Jean Carmignac and Claude Tresmontant worked parallel to one another, not in concert, not in tandem. Their conclusions are similar but distinct. Both hold to Hebrew originals, not just Hebrew scraps included among the (mainly Greek) documents used by the authors. Both hold to early datings. But Carmignac comes down in favor of Marcan priority (though not insisting on it), while Tresmontant insists the first Gospel to be written was Matthew’s.
No “Assured Results”
It is too early to say what response will be given to these French scholars. Carmignac is dead, and the dead can be ignored easily. Tresmontant is alive, but he writes with only a minimum of diplomacy and nuance; he may not be taken seriously, even if his ideas should be. However that may be, their books are signs the discussion remains open and lively. Indeed, “in recent years the discussion of the synoptic problem has been much more lively than it has been for a generation,” writes Lamar Cope. [Lamar Cope, “The Argument Revolves: The Pivotal Evidence for Markan Priority is Reversing Itself,” in William R. Farmer, ed., New Synoptic Studies (Macon: Mercer University Press, 1983), 143.].
“In the decade of the 1980s, most sensitive critics are aware that many of the arguments which led to the consensus that Mark is the earliest Gospel and that there was a source Q are, in themselves, circular or fallacious. . . . [Nevertheless], the great majority of New Testament critics trained in the milieu of the scholarship of the last half century will still retain the workability of the Mark-Q hypothesis in some general form as the best available solution to the problem of the relationships among the Gospels. . . . But whatever the critical and historical consequences may be, new evidence about the structure of the key passages points unmistakably toward the literary priority of the Gospel of Matthew over Mark and Luke. Unless this evidence is countered successfully, nothing–scholarly consensus, scholarly reputation, or vehement denial–can rescue the priority of Mark.” [Ibid., 143, 159.].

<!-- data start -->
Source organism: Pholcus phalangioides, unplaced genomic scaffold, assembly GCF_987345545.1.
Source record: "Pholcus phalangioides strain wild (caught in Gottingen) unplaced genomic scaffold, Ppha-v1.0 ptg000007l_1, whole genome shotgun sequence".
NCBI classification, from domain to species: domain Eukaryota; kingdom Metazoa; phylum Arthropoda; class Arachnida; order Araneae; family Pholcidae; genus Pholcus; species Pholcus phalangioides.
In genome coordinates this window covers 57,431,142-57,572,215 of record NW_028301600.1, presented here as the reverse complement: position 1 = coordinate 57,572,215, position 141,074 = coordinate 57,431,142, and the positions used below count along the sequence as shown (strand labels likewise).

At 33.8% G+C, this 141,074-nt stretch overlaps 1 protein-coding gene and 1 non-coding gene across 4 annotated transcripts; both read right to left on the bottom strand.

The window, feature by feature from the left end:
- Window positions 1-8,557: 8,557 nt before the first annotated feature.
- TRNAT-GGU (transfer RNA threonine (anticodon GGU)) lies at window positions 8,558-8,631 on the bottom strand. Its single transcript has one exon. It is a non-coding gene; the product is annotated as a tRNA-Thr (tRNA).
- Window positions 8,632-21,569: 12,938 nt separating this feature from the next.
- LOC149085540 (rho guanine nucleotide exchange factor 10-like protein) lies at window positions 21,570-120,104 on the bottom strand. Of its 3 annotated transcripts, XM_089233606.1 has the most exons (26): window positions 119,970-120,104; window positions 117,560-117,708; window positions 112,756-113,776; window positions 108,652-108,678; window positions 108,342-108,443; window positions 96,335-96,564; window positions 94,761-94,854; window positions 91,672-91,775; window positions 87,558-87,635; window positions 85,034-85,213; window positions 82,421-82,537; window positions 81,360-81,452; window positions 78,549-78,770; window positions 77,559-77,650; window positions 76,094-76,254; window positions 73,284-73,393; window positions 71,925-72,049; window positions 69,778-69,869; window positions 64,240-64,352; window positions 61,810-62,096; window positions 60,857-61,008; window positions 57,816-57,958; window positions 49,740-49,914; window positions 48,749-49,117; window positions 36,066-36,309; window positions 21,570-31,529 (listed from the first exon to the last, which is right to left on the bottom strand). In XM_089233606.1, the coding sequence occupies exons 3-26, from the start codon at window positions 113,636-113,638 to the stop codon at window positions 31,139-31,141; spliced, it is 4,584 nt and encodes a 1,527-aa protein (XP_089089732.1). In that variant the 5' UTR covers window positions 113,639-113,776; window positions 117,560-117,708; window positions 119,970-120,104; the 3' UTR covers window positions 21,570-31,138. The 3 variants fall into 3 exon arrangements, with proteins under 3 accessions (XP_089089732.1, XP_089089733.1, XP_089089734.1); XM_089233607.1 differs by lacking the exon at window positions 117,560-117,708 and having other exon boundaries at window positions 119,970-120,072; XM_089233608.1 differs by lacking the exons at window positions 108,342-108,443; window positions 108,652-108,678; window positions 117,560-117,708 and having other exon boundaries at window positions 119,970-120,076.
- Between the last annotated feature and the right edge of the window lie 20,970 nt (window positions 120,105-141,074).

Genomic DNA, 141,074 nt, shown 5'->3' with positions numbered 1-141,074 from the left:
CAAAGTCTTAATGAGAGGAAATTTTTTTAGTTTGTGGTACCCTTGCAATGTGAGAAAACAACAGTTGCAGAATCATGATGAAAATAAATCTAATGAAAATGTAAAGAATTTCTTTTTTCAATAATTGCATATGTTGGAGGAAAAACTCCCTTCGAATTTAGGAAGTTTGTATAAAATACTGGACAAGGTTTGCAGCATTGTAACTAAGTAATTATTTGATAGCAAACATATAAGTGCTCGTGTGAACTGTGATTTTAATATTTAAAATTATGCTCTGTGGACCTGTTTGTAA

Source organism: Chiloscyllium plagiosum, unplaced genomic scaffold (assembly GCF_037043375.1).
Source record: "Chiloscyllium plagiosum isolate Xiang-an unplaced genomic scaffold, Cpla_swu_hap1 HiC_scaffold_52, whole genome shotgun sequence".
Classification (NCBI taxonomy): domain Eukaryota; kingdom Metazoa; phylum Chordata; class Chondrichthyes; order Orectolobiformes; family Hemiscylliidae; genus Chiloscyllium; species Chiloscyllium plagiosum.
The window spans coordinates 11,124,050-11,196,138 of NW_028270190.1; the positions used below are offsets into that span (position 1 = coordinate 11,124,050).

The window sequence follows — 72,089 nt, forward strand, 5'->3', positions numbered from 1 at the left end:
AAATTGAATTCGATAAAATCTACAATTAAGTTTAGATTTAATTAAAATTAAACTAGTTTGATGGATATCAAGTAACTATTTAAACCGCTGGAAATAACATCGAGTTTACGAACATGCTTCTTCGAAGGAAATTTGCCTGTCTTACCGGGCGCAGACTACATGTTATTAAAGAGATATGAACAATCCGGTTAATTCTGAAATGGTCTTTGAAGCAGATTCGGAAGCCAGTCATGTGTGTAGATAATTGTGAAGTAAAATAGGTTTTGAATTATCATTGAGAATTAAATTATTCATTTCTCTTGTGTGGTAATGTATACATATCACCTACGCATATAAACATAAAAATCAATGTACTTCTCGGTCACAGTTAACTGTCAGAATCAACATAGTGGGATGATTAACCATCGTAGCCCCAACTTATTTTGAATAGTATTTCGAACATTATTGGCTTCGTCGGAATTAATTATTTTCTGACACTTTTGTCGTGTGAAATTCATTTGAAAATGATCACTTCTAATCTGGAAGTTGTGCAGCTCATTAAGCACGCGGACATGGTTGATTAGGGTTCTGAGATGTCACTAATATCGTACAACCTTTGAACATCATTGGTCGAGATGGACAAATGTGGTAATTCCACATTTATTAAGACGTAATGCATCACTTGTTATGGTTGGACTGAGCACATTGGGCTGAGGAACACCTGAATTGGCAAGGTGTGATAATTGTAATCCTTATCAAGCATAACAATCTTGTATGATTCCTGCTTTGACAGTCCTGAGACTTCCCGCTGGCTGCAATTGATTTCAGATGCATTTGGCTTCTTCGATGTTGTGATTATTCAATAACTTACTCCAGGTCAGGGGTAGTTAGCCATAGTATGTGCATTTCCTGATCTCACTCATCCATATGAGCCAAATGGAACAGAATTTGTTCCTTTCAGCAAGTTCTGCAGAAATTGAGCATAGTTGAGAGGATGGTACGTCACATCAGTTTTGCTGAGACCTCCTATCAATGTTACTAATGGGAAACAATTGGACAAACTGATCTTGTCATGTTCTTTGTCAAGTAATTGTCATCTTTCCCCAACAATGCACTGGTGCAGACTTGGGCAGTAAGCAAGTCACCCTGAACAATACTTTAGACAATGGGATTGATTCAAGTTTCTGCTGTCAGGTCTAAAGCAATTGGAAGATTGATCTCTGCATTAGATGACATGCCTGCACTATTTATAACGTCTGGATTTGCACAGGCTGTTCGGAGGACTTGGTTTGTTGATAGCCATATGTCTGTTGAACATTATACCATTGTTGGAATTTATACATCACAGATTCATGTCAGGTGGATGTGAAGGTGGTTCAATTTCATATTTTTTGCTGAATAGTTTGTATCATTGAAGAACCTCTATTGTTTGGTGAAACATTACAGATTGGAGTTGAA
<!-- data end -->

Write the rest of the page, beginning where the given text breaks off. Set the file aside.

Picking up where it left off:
If the 1980s saw a discussion “more lively than it has been for a generation,” the 1990s may see one livelier still. Cope and the people clustering around William R. Farmer will continue to undermine Marcan priority. Scholars following the lead of Carmignac and Tresmontant will undermine late dating.
Scholars adhering to what is now the majority opinion will attempt to shore up their positions. It may be that what has been regarded as an “assured result of modern biblical scholarship” will be regarded as anything but assured at the turn of the millennium, or it may be that the upstart theories, by calling attention to themselves, will have invited precisely the scrutiny that will insure their downfall.